Study on Organizational Structure and Leadership Style of Biocon Limited

Topics: Organizational structure, Management, Leadership Pages: 21 (6436 words) Published: August 25, 2013
Study on Organizational structure and Leadership style of Biocon Limited


Introduction of Biocon2
Introduction to Organisational structures3
Introduction to Leadership styles4
Article Reviews5
Organizational Structure Literature5
1.Innovations in Organizational structure5
2.Exploring the relationship between organization structure and perceived innovation in the Manufacturing Sector in India6
3.Organization Design7
Leadership Literature11
1. At the end of the road? On differences between women and men in leadership behaviour11
2. An investigation of female and male constructs of leadership and empowerment13
3. How women entrepreneur lead and why they manage that way Dorothy Perrin Moore, Jamie L. Moore, Jamie W. Moore (2011)14
Discussion & Conclusion16
Organisation Structure16
Leadership Styles18

Introduction of Biocon

Biocon is a Bengaluru based global pharmaceutical giant with products and research services. It was founded in the year 1978 by Ms. Kiran Mazumdar - Shaw. It manufactures generic API and biosimilar Insulins. It has two major subsidiaries namely, Syngene – a custom based research organization and Clinigene – a clinical research organisation. Its Research and development unit is in Bengaluru and API manufacturing unit is located in Hyderabad. Introduction to Organisational structures

In the increasingly competitive markets today, where the companies are becoming larger and venturing into more and more business areas, the need of a proper organisation structure has gained even more importance. An organisational structure can be referred to as the framework of an organisation according to which it functions so that it can operate in a systematic and efficient manner. Functional

In this type, the organisation is divided based on the functions of the employees. Major divisions in a typical functional organisation structure are Finance, Marketing, HR, Operations. These divisions make it easier to classify the role of an employee and help the department as a whole. However, functional division in an organisation may lead to inter-departmental competition. This may be good for the organisation if taken in a healthy way, but in most cases, it leads to a negative impact on the organisation. Such kind of organisation structure can be seen in most PSUs in India. Divisional

A divisional organisation structure may be structuring of the organisation based on customer, products or regions of operation. This type of organisation structure is mostly seen in very large organisations which have operations in different fields. eg. FMCG companies. This helps the organisation function in a systematic manner as the large organisation is broken up into sub units/divisions. This also helps to create an atmosphere of healthy competition in the firm and hence lead to overall higher productivity of the organisation. Matrix

The matrix structure of the organisation is the one where each employee is involved in two functional assignments simultaneously. One assignment, to which the employee will be dedicated for most of the time is called primary assignment. This is the most cost effective structure and has efficient use of available man power. However, employees also face adaptability issues in such structures which can further lead to demotivation or fallout of the employees Organisation structure can also be classified depending on the depth and breadth of the arrangement of the managers. If a structure has concentrated authority over a wide range of functions or divisions then it tends to become a horizontal structure which is flat type of organisation.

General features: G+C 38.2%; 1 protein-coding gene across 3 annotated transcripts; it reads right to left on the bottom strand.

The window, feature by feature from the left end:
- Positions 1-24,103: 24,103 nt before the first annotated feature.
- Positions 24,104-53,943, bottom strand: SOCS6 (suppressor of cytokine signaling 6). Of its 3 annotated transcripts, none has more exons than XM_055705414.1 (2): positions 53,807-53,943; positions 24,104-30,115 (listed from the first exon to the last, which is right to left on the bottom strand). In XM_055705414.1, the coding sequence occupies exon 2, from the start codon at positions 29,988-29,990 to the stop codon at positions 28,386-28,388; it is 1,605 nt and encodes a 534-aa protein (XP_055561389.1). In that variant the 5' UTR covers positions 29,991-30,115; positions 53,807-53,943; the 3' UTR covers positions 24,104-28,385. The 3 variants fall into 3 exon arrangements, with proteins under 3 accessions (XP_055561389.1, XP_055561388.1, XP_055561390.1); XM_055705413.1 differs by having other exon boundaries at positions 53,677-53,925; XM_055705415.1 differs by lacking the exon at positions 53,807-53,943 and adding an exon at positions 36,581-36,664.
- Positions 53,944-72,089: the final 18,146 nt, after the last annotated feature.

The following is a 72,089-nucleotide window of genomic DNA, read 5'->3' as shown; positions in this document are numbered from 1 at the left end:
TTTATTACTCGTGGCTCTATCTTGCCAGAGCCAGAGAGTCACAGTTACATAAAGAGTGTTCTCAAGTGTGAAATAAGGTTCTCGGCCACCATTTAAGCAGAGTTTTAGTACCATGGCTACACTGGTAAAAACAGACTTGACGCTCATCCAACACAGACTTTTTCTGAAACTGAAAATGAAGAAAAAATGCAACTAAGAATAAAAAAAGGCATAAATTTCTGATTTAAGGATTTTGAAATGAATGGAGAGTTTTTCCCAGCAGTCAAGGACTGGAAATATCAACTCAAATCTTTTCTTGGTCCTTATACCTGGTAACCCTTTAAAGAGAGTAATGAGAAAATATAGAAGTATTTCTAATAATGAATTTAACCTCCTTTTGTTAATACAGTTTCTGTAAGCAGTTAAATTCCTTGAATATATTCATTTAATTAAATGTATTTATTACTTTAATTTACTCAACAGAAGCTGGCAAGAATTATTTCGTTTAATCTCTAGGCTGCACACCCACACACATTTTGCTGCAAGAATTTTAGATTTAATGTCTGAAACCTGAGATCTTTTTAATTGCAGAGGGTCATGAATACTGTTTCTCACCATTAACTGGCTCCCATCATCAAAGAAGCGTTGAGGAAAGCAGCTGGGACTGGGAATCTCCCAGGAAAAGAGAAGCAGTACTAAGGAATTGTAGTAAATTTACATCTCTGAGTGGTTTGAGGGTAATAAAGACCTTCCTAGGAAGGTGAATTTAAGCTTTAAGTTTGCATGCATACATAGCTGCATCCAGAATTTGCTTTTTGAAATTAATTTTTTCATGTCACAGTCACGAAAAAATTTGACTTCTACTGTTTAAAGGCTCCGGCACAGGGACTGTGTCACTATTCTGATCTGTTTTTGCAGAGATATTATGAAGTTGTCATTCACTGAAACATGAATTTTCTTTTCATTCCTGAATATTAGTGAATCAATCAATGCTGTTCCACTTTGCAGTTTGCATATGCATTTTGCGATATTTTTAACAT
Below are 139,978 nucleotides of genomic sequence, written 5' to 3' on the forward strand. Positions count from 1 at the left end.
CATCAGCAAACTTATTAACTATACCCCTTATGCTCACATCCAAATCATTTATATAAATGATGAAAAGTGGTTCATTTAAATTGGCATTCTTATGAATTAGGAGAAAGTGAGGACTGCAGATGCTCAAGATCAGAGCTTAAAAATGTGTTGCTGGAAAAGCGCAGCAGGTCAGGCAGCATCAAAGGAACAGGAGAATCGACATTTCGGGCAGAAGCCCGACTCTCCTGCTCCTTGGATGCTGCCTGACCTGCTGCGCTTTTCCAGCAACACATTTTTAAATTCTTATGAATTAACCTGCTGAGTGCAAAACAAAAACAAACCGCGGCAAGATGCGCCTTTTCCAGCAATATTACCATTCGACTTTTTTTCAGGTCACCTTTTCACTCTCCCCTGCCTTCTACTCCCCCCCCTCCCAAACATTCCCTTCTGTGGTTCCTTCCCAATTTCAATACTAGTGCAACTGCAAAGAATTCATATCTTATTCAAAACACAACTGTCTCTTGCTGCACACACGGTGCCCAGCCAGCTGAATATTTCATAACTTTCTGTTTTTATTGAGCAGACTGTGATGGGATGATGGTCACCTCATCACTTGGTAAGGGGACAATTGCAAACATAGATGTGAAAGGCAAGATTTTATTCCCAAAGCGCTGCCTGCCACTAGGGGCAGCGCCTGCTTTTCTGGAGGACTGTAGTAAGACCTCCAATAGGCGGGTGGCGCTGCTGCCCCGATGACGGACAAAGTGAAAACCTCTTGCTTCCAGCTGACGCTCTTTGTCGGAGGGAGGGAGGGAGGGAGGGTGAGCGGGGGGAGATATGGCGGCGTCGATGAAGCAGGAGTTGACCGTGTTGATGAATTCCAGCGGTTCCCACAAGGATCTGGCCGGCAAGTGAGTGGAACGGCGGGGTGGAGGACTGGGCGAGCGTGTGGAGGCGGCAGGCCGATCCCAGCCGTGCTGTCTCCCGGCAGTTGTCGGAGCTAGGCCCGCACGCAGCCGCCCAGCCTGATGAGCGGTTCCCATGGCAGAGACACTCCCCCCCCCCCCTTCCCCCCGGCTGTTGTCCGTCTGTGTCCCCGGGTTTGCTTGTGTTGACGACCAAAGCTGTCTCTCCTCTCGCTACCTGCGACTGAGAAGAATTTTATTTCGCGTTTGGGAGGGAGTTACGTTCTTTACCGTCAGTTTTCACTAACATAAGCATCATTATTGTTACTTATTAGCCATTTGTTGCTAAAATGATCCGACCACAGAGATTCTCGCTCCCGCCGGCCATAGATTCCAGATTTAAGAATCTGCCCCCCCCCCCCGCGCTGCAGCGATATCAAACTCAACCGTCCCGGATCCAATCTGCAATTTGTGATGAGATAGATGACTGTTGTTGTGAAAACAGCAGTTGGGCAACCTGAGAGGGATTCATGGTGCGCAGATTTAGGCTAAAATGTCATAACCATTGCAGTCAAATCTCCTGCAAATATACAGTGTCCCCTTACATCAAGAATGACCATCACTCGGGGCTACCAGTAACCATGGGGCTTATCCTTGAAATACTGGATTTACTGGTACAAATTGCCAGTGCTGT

Introduction to Leadership styles

Leadership is defined as a process by which a person influences others to accomplish an objective and directs the organization in a way that makes it more cohesive and coherent. There are different leadership styles recognized depending upon the...

References: 1. Aarum Jon and Per Hansson, 2011. “At the end of the road? On differences between women and men in leadership behaviour”. Leadership and Organization Development Journal
3. Beverly Alimo-Metcalfe, (2010),"An investigation of female and male constructs of leadership and empowerment", Gender in Management: An International Journal, Vol. 25 Iss: 8 pp. 640 – 648.
4. Damanpour F, 1991. “Organisational Innovation: A Meta-Analysis of Effects of Determinants and Moderators”, Academy of Management Journal, Vol 34 No 3, pp 555-590.
5. Harris,Milton, ArturRaviv. 2002. Organization Design. Management Science, Vol. 48, No. 7, July 2002 pp. 852–865
7. Khandwalla, P. N. (1995), Management Styles, New Delhi: Tata-McGraw Hill.
8. March JG and C Heath, 1994. A Primer on Decision Making: How decisions happen. Simon and Schuster.
9. Moore DP, Moore JL, Moore JW, 2011.”How women entrepreneurs lead and why they manage that way” Gender in Management: An International Journal, Vol. 26 Iss: 3 pp. 220 - 233
11. Prakash Y and Gupta M, 2008. “Exploring the Relationship between Organisation Structure and Perceived Innovation in the Manufacturing Sector of India”, Singapore Management Review; 30,1 pg 55
13. Rothwell, R. (1992), "Successful Industrial Innovation: Critical Factors for the 1990 's", R&D Management, 22 (3): 221-39
15. Tiernan, S. (1993). Innovations in organisational structure. IBAR, 14(2), 57-57. Retrieved from
17. (Date visited : 05-08-2012)
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